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    Global Consumers Still Skittish, But Buzz Slowing and Some Spending Up

    Consumers in 10 of the world’s top economies continued to be wary of spending their money in May, according to the latest edition of the Nielsen Economic Current, which provides a snapshot of global consumer and retail trends across 10 countries that represent nearly 65 percent of global GDP.

    Consumers in 10 of the world’s top economies continued to be wary of spending their money in May, according to the latest edition of the Nielsen Economic Current, which provides a snapshot of global consumer and retail trends across 10 countries that represent nearly 65 percent of global GDP. Tracking key performance indicators, Brazil and the United Kingdom led the pack with solid improvements in their scores, while the United States and Canada showed declines. The rest of the countries tracked (China, France, Germany, India, Italy and Spain) showed no movement from the previous month. In all countries measured, consumers are saving more of their money -- even Americans, who have had a low savings rate, are holding onto their cash as concerns about unemployment and financial security continue.

    A Link Between Buzz And Spending
    For the latest Economic Current, Nielsen tracked online discussions about the economy and found that since mid-March 2009, recession buzz has dropped 47 percent in the United States, the United Kingdom, Germany, Italy, Spain, Australia and New Zealand.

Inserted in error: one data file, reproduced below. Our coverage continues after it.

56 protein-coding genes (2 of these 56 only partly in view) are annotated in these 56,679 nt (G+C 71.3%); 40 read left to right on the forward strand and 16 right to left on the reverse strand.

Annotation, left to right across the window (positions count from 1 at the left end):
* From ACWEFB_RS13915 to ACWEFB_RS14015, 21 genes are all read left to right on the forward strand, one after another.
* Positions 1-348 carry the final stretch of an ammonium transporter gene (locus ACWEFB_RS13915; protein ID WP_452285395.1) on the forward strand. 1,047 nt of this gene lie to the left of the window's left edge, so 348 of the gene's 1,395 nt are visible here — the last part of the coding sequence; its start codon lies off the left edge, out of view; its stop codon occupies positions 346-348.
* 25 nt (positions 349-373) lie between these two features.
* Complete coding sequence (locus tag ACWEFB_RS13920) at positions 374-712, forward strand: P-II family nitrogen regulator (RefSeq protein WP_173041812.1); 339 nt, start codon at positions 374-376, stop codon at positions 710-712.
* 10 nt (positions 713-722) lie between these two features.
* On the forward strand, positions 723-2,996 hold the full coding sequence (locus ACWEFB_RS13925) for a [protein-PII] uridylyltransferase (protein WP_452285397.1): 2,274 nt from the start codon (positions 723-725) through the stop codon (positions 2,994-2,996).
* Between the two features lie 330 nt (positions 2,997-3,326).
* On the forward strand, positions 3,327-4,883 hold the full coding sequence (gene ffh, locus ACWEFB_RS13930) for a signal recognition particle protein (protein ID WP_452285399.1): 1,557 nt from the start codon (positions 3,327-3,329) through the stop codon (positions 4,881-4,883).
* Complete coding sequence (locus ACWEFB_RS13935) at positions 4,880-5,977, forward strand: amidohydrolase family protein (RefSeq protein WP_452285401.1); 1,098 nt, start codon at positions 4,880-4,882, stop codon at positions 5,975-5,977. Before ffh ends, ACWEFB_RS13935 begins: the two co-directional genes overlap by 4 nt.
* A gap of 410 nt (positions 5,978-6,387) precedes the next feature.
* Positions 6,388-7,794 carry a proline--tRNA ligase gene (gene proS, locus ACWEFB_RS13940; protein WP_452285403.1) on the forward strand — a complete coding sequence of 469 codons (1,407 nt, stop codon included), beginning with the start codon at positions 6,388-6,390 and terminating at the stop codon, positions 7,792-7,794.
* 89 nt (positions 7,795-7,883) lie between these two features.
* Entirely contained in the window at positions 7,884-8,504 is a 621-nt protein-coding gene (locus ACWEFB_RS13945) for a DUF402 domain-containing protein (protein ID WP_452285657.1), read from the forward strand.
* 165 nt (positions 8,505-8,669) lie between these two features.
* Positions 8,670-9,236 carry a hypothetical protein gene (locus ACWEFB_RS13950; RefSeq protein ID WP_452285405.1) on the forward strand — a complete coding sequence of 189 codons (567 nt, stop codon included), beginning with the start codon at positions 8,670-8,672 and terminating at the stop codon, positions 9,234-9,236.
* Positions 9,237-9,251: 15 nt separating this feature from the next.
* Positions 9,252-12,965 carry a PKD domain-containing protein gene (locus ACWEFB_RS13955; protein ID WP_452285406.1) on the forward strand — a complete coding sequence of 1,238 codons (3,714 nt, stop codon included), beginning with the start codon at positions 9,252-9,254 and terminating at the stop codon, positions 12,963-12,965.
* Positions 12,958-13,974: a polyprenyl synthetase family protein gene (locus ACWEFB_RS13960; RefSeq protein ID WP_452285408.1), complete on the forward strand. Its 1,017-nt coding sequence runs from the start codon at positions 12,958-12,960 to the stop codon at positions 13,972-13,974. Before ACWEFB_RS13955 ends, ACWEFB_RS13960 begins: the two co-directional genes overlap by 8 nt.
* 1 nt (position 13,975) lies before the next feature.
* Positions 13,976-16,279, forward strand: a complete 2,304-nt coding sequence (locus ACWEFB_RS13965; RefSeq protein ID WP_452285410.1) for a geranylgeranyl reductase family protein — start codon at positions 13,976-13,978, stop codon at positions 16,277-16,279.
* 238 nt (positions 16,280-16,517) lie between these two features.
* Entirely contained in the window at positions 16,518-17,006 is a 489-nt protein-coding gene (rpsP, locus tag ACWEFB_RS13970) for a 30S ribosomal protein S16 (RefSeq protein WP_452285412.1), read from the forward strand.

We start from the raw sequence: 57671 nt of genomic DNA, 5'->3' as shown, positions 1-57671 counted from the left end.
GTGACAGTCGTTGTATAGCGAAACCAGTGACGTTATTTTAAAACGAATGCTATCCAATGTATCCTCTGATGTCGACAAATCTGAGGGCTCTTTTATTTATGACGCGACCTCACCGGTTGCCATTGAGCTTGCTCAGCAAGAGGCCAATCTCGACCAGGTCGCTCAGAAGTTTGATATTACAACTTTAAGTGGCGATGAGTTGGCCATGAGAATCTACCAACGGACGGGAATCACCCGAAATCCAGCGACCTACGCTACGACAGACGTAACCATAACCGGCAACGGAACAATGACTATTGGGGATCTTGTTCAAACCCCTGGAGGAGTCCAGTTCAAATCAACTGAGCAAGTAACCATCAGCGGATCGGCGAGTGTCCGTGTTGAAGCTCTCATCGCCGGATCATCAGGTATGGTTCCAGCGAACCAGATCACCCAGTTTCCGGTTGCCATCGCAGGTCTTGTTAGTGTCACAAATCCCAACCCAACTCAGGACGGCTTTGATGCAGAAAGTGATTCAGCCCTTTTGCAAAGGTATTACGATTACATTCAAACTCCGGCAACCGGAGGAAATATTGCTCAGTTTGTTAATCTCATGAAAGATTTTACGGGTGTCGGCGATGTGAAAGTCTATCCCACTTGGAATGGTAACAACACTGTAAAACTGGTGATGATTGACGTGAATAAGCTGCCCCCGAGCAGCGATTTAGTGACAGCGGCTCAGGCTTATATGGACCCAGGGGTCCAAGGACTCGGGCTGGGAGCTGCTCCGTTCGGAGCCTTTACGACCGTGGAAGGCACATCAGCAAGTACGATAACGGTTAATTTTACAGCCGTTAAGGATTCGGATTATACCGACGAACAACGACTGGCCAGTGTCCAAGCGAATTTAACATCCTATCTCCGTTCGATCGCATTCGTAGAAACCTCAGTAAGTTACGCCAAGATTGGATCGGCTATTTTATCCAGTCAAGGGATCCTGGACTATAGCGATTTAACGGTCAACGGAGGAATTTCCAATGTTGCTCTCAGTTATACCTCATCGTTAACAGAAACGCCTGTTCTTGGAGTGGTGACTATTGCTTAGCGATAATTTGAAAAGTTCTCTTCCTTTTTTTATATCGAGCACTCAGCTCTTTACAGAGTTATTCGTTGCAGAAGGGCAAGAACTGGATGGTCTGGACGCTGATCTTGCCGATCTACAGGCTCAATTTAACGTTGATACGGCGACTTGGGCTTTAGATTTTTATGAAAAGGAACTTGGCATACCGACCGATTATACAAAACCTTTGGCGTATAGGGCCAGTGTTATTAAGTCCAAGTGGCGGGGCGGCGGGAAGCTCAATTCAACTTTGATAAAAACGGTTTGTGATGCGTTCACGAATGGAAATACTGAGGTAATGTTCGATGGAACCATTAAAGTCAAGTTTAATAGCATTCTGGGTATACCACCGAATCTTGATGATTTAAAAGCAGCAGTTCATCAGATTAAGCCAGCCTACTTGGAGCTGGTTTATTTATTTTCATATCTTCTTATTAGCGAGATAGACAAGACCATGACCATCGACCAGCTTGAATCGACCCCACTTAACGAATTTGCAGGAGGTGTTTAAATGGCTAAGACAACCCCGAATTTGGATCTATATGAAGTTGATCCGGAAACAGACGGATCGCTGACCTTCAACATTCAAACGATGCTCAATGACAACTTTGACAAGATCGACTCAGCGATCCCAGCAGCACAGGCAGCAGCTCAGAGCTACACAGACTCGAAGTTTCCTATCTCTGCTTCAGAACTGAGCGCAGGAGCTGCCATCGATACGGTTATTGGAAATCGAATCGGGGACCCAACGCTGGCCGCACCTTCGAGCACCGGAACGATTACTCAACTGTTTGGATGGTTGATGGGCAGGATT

“Globally, Nielsen is tracking online discussions related to the recession and when the recovery may emerge. While discussions about the recovery are still quite low, we have seen that the public is talking less about the recession -- often dramatically less,” said James Russo, VP, Global Consumer Insights for The Nielsen Company.

    “In the U.S., we found that recession discussions have dropped since hitting a peak in January. There appears to be a strong correlation between what consumers are saying in discussion groups and their subsequent actual purchase behavior. From the end of 2008 to March 2009, when recession discussions were highest, we found that sales actually declined by 2.3 percent. From mid-March to early June, as recession chats dropped, we found that sales actually showed a modest increase,” continued Russo. “This is an important dynamic as we look to signs of a sustained recovery, and Nielsen will be at the forefront of this research.”

    Noteworthy Highlights
    After showing some positive movement in April, U.S. consumers pulled back on shopping and how much they spent per trip. Meanwhile, the shift to value channels such as supercenters, club and dollar stores continued, as did the move to private label store brands.

    Canadians are slightly more optimistic than their southern neighbors. While they aren’t shopping any more frequently than before, they are spending more per trip. But like Americans, Canadians are also turning to private label store brands and value channels.

    Western Europe remained in a neutral position. Some countries’ consumers shifted to value channels and store brands, but they generally reduced the frequency of their shopping trips and spent no more, or in some cases, less than in previous months.

    Brazilians were the most positive of the lot, with consumers shopping more frequently.

    - Nielsen Business Media

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